Welcome to the beautiful Coelogyne world and thank you for visiting. Forty plus years ago my mother-in-law gave me a cute little Thelychiton which flowered beautifully in my bathroom for several years. My father-in-law was into Cymbidiums, as was everyone else in those days, and whenever these had to be divided I was loaded with what we thought were 'proper' orchids. Fortunately, our work relocations and travel contained the collection nicely.

Several years of water under the bridge and I found myself at an orchid show where I was overcome by a magnificent white Coelogyne cristata. I asked if anyone had one for sale. The answer was 'No' but someone did have a Coelogyne flaccida from which I could have a piece (plus any help/advice I could ever need). This was the start of the addiction. I chased down and acquired my Coelogyne cristata only to be told that I needed also to get the 'other' big white one, Coelogyne moorena. Soon after that event, someone said that Coelogyne Unchained Melody was the most spectacular of all the Coelogynes. I relentlessly tracked it down and sighed with relief as I now owned 'the big white ones and a hybrid' and this would be my collection.

My contented satisfaction didn't last long. I saw and bought a really 'unusual' Coelogyne with green flowers and black markings. This was the cliff edge point. There would be no turning back or containment now as I had broken past the 'big whites' point. Now, there were dozens more Coelogynes to be tracked down and a collector's mentality getting out of control.

By now, I had an incredible thirst for more information on Coelogynes. Most big orchid books were big because they had a photograph and one paragraph on every imaginable orchid. They looked good on the coffee table, but, contained very little useful information. I found the internet information was very unreliable and contradictory. In 2002 Dudley Clayton published his authorative book on Coelogynes. It instantly became my bible. However, like all scientific works should be, it was clinical, analytical and, in this case, very concerned with taxonomic detail in millimetres and centimetres. It was hard work finding some simple information in the book, that I could relate to except for the pictures.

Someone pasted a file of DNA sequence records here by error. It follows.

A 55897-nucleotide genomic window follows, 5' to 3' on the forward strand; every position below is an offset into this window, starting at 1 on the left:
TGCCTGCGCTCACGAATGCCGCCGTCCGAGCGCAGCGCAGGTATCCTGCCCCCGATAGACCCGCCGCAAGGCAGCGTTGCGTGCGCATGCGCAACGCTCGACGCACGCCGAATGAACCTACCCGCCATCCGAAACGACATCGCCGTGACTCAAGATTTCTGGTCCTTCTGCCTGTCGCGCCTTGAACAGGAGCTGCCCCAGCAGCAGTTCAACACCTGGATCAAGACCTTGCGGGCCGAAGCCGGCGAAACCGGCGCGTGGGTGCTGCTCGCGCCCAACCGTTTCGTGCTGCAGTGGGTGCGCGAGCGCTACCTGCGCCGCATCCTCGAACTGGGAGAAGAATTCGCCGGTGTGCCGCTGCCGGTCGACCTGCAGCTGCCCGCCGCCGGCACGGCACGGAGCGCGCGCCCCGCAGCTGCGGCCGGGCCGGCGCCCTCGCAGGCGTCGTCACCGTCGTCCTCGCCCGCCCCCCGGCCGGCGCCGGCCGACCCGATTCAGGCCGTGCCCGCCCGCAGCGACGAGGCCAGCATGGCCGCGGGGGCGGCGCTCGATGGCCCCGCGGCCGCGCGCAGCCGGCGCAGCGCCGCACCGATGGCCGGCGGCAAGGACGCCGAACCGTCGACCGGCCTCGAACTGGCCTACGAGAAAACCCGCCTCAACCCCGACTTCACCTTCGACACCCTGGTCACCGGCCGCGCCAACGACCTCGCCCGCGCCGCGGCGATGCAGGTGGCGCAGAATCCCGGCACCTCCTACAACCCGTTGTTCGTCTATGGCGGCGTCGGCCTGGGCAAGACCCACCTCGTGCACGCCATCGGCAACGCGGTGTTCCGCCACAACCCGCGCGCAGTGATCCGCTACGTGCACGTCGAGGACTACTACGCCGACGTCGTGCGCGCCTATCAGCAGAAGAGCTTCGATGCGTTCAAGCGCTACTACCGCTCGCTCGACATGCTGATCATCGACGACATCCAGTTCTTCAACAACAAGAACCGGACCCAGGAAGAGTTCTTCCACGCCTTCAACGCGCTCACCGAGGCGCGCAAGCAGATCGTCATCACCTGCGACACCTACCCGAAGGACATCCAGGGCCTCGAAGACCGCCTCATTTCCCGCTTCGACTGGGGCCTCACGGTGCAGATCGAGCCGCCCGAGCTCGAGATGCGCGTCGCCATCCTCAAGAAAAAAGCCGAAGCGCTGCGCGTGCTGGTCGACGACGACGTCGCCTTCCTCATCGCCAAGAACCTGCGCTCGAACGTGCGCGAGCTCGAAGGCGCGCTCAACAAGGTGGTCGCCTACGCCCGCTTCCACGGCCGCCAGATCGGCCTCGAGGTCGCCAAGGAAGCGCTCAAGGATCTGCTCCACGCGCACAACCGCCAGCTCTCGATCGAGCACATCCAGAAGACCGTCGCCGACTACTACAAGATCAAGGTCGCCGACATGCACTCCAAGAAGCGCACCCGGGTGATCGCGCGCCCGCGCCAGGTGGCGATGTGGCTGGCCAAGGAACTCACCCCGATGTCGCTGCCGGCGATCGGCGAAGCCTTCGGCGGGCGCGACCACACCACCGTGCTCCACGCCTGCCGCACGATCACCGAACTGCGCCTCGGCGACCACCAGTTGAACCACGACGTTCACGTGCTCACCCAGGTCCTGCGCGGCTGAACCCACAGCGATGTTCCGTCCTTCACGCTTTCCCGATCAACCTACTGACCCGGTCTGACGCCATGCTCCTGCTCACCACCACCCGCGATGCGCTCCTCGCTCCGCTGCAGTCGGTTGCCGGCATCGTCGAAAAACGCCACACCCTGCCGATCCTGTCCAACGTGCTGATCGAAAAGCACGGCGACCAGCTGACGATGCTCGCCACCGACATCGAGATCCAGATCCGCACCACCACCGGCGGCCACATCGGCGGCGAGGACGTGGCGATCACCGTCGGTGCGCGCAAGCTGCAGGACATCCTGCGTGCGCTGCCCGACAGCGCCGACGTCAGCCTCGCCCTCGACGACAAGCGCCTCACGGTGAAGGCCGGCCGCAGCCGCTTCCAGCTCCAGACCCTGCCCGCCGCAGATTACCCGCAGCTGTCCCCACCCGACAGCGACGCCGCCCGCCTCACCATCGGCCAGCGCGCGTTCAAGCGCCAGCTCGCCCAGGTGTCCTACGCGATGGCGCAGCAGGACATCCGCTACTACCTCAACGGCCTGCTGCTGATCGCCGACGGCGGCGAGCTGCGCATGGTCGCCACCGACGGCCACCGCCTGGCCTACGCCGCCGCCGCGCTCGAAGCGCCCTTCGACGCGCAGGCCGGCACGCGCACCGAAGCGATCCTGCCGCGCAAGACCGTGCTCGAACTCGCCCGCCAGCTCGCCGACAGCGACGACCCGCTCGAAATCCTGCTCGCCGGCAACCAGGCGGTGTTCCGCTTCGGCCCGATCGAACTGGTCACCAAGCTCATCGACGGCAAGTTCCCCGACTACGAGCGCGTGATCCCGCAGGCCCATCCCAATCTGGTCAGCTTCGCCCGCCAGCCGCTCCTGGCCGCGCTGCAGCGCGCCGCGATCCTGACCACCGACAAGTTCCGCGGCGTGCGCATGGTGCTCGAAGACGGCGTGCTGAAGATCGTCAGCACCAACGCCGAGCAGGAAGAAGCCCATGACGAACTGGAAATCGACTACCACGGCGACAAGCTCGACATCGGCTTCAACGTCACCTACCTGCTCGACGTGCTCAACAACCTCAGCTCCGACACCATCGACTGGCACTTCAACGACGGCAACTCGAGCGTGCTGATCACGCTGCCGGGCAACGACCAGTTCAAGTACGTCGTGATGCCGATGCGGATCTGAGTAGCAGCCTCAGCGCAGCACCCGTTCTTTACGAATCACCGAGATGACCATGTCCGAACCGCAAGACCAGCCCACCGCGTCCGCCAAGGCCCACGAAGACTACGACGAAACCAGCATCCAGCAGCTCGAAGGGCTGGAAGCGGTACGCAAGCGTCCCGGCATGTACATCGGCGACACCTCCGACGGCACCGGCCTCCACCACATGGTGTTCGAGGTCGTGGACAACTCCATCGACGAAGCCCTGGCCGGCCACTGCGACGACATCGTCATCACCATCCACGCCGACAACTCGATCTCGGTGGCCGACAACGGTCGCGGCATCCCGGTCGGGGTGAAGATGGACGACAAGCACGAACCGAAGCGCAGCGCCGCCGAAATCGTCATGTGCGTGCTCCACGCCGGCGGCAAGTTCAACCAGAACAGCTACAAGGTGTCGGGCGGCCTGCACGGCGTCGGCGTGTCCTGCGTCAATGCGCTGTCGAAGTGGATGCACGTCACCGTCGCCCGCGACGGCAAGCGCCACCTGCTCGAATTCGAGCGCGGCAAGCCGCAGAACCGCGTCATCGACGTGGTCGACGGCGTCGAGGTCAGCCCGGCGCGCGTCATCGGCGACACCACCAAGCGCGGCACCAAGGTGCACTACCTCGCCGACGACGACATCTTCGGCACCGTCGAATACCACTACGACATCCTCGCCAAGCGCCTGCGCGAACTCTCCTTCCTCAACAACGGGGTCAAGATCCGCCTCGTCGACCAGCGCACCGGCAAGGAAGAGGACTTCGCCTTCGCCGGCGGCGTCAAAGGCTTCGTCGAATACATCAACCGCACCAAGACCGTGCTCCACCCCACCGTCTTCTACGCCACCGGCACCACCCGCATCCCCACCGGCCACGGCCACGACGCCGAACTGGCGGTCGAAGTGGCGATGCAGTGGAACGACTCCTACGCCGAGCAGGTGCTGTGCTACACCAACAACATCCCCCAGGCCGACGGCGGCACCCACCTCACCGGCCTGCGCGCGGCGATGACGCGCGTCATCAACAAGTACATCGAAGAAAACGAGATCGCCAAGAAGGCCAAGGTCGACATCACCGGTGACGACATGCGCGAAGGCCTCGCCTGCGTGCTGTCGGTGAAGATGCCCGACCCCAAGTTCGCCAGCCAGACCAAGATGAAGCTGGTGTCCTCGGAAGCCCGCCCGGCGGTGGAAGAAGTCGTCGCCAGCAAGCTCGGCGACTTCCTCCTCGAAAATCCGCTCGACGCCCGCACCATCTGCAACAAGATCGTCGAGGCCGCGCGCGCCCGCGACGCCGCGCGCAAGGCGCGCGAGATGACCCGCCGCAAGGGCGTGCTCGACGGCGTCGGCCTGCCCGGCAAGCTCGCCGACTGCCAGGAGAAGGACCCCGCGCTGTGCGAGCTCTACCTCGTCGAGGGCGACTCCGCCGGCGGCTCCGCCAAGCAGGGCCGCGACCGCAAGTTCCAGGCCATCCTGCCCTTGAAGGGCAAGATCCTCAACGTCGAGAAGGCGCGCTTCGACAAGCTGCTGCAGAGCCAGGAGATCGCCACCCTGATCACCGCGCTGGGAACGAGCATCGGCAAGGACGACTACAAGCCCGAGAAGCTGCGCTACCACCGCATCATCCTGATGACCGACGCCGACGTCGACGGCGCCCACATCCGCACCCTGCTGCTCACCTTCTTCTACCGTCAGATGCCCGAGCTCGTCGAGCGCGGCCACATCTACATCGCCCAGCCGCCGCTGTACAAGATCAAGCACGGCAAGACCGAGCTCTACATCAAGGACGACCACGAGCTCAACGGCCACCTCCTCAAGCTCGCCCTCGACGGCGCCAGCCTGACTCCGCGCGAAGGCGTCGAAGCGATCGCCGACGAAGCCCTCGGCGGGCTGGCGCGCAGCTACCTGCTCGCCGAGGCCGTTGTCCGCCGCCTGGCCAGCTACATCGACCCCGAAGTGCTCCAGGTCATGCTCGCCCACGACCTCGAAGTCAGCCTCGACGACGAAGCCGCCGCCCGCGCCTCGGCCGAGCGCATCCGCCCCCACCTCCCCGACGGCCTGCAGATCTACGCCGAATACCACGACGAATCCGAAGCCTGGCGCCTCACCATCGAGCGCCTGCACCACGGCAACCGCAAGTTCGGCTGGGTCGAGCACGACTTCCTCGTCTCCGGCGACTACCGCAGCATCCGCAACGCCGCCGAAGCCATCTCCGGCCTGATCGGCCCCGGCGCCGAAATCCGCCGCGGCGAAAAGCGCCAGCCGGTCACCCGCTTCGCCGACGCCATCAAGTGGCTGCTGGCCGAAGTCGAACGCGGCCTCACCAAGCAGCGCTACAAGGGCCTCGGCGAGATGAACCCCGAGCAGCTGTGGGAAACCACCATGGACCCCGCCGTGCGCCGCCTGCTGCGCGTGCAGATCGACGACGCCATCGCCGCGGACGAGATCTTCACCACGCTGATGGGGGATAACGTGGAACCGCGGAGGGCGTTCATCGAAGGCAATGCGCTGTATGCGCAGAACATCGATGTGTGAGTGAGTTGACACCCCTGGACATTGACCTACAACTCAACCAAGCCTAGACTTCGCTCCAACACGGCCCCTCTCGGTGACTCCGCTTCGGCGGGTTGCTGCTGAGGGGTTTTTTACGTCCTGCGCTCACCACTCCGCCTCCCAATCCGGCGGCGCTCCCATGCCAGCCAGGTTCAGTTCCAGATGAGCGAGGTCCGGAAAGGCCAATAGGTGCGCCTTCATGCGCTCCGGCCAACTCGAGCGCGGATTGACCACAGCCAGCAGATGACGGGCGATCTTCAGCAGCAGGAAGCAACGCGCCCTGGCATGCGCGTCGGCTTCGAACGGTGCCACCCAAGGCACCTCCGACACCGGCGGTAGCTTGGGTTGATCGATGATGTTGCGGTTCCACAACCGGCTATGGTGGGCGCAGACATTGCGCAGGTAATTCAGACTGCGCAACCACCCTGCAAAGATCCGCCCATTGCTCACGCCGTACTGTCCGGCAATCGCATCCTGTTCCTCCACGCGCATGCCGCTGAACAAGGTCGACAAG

To save other Coelogyne growers from suffering my frustrating experiences, I decided to produce Coelogynes.com. I consider it my more formal 'blog' where I have collated bits of information that I have accumulated and blended them with my own hands-on experience. I have pitched it at the person I was a few years ago - someone thirsty for knowledge about Coelogynes and how they compare to each other from a grower's viewpoint. Although I have a formal botanical background, I have avoided being either technical or impartial in order to get closer to the style of informal comments that other growers would pass on to me in talks and discussions.

I expect this site to develop a long way from this early beginning stage. Some photos are missing for various reasons, most often because the plant hasn't flowered yet. Many Coelogynes are not included because they are not yet part of my collection. I am relentlessly seeking more species. Australian quarantine regulations make it difficult and expensive to import live plants but orchid seed and orchid pods are possible. I operate my own small invitro laboratory. The only problem with this solution is the five or six year wait for a flower!

Every plant on this site is from my own collection and all photos have been taken by me. The collection is my own private hobby and I must stress, is in no way commercial.

I have resisted developing separate pages on cultivation, diseases, housing, propagation and breeding, etc. because these are covered in many other places and the information needed will vary with location. These topics would distract from the simple focus on Coelogynes.

Finally, the Australian aboriginal name 'Kirribilli' is closely associated with the name Dawes and Australian history. The famous Sydney Harbour Bridge spans from Dawes Point on the southern side, across the harbour to Kirribilli Point. The Dawes family home, 'Kirribilli', is a large rural property that has been in the family for many generations. Kirribilli means 'good fishing spot' a concept that is dear to my heart - if only Coelogynes didn't get in the way!

Please feel free to contact me with your comments.